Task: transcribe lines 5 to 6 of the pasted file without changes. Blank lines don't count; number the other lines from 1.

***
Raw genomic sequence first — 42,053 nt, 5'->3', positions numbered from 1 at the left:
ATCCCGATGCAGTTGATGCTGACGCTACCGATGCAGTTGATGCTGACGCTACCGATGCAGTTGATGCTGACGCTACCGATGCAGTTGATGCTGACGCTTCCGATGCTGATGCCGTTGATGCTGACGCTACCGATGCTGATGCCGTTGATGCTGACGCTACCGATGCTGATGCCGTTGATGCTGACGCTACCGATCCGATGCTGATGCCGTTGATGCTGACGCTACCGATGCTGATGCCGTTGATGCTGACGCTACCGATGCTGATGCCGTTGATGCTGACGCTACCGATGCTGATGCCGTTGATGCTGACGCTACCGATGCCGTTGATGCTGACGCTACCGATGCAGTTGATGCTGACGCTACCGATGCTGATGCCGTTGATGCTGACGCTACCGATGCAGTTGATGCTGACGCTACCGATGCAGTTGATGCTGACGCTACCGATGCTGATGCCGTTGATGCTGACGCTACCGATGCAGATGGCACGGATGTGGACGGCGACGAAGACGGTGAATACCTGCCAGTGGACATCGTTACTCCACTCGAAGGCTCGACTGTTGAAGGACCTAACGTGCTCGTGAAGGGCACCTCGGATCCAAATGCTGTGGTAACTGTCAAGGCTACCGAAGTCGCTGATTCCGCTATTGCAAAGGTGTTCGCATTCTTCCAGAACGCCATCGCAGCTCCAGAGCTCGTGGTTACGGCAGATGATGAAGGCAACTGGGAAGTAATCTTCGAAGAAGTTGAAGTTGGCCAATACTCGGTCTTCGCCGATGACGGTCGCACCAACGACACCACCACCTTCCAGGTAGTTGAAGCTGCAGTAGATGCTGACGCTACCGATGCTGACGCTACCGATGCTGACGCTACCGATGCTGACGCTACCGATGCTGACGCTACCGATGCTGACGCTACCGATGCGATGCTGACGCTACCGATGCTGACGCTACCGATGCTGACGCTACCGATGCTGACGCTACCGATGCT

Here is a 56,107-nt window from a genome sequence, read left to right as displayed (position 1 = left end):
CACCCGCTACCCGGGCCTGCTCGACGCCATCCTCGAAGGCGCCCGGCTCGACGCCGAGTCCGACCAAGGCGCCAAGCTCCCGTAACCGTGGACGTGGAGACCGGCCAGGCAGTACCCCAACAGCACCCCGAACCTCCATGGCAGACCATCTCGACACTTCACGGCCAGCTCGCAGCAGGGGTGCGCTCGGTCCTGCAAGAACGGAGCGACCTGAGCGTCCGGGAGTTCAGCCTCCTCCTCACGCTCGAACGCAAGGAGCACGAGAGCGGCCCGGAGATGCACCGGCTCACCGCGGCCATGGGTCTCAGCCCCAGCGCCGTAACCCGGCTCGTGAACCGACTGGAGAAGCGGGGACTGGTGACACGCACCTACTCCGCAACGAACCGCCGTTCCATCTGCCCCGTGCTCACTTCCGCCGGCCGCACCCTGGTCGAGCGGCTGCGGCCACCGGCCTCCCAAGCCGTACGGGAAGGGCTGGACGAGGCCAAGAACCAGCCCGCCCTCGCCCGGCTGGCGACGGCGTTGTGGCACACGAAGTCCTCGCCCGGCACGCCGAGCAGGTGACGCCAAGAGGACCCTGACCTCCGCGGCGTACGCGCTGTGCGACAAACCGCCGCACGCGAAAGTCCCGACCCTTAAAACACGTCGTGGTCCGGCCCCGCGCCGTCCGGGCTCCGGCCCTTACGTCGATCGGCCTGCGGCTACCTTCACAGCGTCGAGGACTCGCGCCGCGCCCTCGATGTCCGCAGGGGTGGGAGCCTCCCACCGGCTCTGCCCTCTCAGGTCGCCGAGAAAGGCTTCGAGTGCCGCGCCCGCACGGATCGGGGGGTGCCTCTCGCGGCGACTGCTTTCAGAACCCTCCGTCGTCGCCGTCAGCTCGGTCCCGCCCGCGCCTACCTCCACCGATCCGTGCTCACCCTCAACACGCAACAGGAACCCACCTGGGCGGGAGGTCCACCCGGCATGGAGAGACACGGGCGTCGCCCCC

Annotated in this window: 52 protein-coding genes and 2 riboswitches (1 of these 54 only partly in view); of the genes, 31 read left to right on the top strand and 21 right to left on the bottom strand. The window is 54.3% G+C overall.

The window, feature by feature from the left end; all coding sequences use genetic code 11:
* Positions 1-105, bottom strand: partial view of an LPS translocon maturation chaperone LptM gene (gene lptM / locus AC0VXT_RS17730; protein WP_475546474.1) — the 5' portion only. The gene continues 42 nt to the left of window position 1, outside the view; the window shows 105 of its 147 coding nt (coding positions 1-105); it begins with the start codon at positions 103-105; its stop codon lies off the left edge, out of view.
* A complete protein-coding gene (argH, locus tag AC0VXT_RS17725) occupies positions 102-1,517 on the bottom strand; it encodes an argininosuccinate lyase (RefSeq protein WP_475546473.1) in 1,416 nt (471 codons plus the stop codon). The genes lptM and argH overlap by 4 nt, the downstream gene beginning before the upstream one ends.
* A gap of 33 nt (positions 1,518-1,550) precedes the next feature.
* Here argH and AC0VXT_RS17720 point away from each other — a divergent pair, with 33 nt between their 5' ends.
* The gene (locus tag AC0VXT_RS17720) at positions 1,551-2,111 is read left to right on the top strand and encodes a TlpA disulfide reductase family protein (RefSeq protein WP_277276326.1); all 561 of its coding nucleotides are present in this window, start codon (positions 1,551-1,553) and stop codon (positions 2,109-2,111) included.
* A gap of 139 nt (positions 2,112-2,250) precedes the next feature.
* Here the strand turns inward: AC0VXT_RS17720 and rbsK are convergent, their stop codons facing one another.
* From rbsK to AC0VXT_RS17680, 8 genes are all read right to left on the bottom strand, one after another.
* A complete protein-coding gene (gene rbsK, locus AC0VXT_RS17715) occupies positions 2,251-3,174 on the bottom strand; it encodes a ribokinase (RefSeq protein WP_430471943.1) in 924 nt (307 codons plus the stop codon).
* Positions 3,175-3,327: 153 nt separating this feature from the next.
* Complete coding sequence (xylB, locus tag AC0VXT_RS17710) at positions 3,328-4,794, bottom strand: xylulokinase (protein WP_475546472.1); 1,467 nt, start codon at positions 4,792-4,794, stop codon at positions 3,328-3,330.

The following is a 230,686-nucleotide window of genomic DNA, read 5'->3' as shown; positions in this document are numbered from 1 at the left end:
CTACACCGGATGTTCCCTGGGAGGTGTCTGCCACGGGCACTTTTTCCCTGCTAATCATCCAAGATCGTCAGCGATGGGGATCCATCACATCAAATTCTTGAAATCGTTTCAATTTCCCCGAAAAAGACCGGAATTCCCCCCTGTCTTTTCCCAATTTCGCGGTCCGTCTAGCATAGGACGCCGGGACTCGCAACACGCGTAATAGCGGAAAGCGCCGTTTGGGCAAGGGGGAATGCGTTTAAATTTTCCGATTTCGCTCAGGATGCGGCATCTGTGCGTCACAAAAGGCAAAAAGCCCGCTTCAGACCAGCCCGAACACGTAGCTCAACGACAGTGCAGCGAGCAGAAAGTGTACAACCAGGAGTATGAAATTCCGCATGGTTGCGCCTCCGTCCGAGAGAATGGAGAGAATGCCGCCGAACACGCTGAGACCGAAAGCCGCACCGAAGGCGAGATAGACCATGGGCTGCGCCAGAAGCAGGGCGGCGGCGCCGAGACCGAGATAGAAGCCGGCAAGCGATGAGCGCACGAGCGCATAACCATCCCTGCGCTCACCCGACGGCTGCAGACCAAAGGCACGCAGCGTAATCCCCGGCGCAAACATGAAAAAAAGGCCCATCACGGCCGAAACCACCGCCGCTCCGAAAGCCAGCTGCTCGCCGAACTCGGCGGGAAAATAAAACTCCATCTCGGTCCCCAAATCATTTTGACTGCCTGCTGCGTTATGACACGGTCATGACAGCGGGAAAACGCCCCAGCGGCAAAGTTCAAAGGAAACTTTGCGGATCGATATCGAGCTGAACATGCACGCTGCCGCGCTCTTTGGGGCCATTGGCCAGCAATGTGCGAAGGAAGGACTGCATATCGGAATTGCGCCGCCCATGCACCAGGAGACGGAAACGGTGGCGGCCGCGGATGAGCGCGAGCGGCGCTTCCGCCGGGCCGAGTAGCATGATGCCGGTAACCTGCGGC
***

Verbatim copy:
Annotated in this window: 52 protein-coding genes and 2 riboswitches (1 of these 54 only partly in view); of the genes, 31 read left to right on the top strand and 21 right to left on the bottom strand. The window is 54.3% G+C overall.

The window, feature by feature from the left end; all coding sequences use genetic code 11: